MNE’s based in the United States, whose present safety norms are supported by Washington, continues to put pressure on the EU to loosen up its standards. In Washington, MNEs wielding insider connections and an abundance of campaign funds are used to wooing legislators and regulators. (Vernon, 2010, p.B04) But this tactic does not work in Europe, reflecting a basic difference in the way commerce and public safety are perceived in the two regions. For example,
“Over the last few years, the European Union has put into effect a raft of far-reaching environmental and consumer-protection legislation that would be unimaginable in Washington: a moratorium on genetically modified foods; another on beef treated with growth hormone; a requirement that automakers and electronics manufacturers pick up the tab for disposing of their products in environmentally friendly ways; and a ban on the use of such common electronics manufacturing materials as mercury, lead and brominated flame retardants. It also recently upheld a prohibition on pharmaceutical company advertising and is debating whether to prohibit television commercials directed toward children.” (Shamir, 2004, p.635)
Since the United States is home to major MNEs in the world and since its complete access to the EU market is only a matter of time, it makes good sense to make its corporations comply with EU regulations. In the case of the United Kingdom too, which upholds the common environmental preservation ethos of the European Union, there are a few instances of corporate indiscretion. That is, despite an elevated set of regulations to abide by, some businesses do ignore green credentials of their suppliers against government expectations. Take say the area of West Midland. A research by BT Business “could not find a single small business in the region that took the environmental values of suppliers into account, even though one in five said customers asked them about it”. (Scotney, 2008, p.22)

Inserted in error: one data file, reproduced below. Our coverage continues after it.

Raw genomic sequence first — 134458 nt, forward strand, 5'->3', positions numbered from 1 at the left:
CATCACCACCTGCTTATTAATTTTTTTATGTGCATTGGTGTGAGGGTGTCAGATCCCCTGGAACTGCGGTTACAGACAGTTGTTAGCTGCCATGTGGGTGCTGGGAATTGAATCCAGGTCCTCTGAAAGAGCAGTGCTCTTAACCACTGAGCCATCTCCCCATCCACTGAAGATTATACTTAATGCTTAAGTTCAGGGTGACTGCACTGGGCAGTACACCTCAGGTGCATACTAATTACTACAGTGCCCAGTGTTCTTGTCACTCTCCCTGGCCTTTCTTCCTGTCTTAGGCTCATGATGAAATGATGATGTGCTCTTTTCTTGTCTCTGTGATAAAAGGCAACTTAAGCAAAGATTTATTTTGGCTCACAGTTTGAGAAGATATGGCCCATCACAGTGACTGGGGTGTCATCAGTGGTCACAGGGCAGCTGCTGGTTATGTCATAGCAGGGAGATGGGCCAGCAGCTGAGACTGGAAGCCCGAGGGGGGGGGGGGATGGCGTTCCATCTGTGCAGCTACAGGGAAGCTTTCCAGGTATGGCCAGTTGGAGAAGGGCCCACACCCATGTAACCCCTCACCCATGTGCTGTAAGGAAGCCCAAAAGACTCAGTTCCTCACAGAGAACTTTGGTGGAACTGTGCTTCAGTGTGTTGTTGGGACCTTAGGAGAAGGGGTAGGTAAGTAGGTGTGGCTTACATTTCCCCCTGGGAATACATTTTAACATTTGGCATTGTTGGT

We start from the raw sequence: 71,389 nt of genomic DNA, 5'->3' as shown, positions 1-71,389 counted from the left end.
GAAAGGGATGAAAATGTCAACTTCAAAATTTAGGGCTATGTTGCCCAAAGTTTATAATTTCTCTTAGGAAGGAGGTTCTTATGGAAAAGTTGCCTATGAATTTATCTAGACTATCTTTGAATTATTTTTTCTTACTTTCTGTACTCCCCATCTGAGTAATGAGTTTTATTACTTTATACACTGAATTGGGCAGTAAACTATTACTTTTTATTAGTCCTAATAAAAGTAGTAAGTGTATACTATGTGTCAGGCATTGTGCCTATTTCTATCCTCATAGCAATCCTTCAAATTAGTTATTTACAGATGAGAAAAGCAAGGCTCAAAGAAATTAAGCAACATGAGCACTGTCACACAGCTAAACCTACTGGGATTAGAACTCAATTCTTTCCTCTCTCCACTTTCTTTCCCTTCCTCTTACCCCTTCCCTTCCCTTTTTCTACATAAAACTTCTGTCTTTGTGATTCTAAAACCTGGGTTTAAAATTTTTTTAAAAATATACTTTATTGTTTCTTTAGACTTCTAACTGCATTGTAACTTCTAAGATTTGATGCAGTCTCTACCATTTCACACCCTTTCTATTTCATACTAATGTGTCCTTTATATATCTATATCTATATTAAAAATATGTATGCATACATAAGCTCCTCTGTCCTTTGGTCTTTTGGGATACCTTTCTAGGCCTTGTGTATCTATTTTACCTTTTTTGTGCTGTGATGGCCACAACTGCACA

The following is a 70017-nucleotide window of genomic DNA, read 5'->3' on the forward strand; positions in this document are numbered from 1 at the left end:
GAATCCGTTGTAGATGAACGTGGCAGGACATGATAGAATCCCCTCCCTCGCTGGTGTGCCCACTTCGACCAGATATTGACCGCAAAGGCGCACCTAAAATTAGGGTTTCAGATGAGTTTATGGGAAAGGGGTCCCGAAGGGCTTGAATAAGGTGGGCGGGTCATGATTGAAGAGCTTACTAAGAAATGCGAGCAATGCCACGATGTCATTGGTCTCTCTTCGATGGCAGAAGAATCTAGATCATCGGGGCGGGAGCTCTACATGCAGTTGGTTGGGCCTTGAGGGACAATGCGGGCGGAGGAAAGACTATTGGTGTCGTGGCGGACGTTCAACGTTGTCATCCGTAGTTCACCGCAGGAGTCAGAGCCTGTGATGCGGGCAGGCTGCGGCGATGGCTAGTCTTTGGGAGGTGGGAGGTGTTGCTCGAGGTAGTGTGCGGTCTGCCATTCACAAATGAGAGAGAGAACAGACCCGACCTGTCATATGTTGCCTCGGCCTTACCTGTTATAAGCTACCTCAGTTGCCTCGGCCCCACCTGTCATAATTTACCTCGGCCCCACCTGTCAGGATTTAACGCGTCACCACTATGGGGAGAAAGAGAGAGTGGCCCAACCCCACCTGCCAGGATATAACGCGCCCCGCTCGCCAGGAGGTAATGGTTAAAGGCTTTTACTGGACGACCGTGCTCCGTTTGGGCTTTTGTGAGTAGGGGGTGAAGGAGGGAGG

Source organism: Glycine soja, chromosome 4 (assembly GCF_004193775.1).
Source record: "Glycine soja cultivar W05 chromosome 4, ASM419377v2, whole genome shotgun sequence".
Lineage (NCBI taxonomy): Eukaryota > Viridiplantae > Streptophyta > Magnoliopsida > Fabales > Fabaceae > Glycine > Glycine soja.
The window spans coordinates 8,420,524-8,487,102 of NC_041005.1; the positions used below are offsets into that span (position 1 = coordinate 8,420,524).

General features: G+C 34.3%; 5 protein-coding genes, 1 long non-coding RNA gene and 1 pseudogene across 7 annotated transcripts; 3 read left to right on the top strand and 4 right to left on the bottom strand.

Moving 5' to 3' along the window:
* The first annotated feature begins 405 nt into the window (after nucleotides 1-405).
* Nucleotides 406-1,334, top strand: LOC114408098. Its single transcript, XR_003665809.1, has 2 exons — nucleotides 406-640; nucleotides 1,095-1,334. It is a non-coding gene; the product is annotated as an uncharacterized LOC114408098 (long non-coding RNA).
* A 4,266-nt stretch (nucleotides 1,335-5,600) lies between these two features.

Hence, in conclusion, and on balance, it is better to have comprehensive environmental regulations and strict punitive measures, as opposed to allowing MNE’s freedom in the hope that they self-regulate. Although some companies have successfully implemented green policies, most others operate purely on the profit-motive, putting the future of the planet at dire risk.
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